Monitoring Human-Based Indoor Air PollutionPosted on March 6, 2020
A team of engineers at Purdue University, Indiana, USA, recently undertook one of the largest studies of indoor air pollution to date. Using an array of sensors to precisely monitor four open-plan office spaces and track the flow of air within the ventilation system, the team utilised a highly sensitive ‘nose’ to measure levels of indoor pollution caused by humans.
This ‘nose’, usually used for the measurement of outdoor air quality, allowed the engineers to ‘sniff’ out compounds contained in human breath in real-time.
Using their equipment, the team noted that isoprene and other volatile compounds linger in the office even once people are no longer in the room. It was also found that the concentrations of these compounds were increased based on the number of occupants within a given room.
Assistant professor of civil engineering, Brandon Boor said: “If we want to provide better air quality for office workers to improve their productivity, it is important first to understand what’s in the air and what factors influence the emissions and removal of pollutants.”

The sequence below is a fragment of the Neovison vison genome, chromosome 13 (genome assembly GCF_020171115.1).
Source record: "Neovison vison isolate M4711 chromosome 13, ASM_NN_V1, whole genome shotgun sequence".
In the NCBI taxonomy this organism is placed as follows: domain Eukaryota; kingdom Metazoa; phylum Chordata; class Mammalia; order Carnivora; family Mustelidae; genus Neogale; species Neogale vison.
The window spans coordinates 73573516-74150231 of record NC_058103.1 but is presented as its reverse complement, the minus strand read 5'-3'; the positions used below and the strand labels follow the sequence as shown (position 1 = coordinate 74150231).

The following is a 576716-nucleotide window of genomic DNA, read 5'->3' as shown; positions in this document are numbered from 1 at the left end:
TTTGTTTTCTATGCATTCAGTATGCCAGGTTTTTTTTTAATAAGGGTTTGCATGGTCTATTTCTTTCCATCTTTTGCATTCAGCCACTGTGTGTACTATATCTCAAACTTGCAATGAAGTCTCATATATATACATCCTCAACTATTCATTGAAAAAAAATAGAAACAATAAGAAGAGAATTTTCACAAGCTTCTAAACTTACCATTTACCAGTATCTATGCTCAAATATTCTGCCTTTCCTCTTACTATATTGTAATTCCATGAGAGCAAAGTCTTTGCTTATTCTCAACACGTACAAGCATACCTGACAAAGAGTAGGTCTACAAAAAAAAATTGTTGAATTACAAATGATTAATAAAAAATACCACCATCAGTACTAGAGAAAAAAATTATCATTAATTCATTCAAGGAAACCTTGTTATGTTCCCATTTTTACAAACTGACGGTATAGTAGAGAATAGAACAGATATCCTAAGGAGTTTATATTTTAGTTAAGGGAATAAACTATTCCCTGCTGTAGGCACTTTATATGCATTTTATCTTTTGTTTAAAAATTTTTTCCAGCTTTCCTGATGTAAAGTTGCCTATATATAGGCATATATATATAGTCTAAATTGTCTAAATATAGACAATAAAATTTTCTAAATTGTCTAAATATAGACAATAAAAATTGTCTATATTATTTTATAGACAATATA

Additionally, the team discovered the creation of new, more toxic compounds, unique to the indoor human environment. They noted that ozone, the particulate pollutant produced by internal combustion engines and power plants, could mix with compounds released from peeling an orange to produce new, tiny particles.
These new particles are so small that they are able to reach the deepest parts of a person’s lungs, posing a new, toxic risk to building occupants.
Chemicals emitted from self-care products such as deodorant, makeup and hairspray are also suspected of having an adverse effect on outdoor pollution levels as the ventilation system carries them outdoors.
These findings, combined with employee exposure to pollutants during their commute, are leading to increased pressure on employers to allow home working, in order to limit harmful exposure and protect health.
Part of protecting employees from health risks caused by indoor air pollution is effective ventilation controlled by an array of industry-leading sensors and transmitters.
At Omni Sensors and Transmitters, we specialise in the supply of a range of leading sensors and transmitters, including those tailored to the measurement of indoor air pollution.
To browse our range of sensors and transmitters, click here, or contact us to learn more.